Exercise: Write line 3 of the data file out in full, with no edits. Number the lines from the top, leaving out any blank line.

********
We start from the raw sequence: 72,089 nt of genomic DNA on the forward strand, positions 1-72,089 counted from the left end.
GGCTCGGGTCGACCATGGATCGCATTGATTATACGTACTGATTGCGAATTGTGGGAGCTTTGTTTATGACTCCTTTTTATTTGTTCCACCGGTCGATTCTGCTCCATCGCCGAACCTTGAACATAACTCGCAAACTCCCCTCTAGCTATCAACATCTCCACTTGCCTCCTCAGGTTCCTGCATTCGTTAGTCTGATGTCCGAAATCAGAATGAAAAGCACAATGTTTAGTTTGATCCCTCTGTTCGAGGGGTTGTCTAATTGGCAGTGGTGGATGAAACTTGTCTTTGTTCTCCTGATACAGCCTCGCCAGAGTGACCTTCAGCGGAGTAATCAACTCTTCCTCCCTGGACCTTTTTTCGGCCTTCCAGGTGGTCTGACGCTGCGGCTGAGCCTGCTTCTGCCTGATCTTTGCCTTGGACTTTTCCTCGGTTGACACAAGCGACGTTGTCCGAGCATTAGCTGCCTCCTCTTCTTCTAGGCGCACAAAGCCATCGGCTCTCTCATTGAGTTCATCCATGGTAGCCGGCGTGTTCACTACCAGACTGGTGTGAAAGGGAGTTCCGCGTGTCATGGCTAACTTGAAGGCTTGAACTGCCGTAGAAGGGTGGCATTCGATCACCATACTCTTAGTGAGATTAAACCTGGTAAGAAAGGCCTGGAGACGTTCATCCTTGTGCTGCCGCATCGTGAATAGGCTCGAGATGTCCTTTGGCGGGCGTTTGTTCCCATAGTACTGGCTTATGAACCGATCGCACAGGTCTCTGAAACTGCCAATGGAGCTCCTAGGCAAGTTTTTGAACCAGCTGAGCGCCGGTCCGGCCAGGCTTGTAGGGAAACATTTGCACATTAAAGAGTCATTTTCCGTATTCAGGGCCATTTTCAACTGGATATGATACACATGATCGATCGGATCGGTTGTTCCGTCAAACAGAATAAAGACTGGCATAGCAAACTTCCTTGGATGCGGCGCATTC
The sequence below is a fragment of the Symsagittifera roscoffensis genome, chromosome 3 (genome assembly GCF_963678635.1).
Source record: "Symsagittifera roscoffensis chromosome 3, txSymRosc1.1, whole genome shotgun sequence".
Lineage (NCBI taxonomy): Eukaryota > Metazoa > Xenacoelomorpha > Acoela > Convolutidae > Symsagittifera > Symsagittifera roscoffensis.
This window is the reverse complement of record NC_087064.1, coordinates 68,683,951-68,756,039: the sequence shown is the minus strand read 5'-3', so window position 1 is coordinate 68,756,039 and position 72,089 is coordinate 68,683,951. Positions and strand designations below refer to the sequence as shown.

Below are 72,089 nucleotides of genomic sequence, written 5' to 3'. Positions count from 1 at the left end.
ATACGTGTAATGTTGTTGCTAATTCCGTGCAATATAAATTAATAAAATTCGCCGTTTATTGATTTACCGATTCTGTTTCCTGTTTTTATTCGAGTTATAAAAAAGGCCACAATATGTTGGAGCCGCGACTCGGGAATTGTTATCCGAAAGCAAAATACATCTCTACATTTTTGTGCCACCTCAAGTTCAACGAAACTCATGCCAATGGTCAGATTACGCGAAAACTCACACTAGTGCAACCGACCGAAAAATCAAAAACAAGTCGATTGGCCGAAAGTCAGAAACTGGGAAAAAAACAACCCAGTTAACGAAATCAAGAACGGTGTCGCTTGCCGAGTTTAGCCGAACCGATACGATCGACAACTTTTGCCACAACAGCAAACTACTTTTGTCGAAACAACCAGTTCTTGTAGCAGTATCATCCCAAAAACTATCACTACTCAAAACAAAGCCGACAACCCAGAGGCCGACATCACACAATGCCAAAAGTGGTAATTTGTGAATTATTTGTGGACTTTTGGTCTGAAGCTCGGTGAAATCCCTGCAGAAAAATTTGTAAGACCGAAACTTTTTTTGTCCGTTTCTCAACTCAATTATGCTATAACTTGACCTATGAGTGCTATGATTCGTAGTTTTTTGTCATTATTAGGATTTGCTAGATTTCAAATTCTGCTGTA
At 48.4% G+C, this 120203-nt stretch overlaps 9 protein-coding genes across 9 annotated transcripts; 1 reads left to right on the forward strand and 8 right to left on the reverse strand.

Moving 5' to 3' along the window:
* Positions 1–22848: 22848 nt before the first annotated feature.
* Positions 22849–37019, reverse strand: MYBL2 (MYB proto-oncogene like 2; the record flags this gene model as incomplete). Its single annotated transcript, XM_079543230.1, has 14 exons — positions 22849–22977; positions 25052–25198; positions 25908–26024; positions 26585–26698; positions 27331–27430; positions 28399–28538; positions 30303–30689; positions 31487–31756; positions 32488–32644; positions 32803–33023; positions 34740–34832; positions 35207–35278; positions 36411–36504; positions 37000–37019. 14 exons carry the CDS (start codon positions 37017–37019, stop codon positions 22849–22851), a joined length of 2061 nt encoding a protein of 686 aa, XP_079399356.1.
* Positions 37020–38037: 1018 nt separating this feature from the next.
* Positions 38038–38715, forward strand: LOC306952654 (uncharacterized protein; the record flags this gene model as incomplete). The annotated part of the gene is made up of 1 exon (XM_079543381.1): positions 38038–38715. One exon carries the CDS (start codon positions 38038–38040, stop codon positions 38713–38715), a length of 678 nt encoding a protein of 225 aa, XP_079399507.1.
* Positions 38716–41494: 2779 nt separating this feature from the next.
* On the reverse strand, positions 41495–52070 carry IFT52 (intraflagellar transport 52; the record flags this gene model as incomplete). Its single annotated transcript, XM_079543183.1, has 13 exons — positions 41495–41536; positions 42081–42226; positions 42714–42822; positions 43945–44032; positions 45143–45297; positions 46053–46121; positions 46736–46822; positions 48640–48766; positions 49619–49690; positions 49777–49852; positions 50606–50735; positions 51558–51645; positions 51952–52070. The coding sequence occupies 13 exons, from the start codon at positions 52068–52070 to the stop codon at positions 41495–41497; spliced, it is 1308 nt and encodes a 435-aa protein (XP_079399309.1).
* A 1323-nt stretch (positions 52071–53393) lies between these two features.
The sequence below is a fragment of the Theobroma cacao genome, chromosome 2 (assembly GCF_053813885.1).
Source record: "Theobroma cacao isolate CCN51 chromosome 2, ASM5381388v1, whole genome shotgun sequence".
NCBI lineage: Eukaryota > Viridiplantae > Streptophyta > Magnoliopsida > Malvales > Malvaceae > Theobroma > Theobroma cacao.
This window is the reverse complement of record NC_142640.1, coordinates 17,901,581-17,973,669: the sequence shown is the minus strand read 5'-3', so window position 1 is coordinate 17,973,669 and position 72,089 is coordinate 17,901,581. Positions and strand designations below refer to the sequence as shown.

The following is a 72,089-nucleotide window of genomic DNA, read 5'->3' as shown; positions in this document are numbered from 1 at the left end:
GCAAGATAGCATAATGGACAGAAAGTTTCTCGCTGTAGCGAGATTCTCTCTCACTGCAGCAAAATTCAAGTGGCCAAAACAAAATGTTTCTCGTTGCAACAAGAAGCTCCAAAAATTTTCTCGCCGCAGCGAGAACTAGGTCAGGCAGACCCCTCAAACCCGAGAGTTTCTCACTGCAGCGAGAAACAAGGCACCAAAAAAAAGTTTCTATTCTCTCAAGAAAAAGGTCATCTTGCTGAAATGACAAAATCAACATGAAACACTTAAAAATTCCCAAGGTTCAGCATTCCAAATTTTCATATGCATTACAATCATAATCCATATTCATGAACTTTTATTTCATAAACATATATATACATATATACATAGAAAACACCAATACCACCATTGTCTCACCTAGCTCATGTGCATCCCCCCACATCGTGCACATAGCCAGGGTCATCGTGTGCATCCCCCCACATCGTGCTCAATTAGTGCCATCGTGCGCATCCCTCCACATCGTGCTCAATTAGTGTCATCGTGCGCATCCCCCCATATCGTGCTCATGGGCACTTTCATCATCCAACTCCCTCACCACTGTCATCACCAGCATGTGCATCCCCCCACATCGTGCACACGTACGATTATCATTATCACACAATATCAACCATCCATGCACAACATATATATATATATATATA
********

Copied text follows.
The sequence below is a fragment of the Symsagittifera roscoffensis genome, chromosome 3 (genome assembly GCF_963678635.1).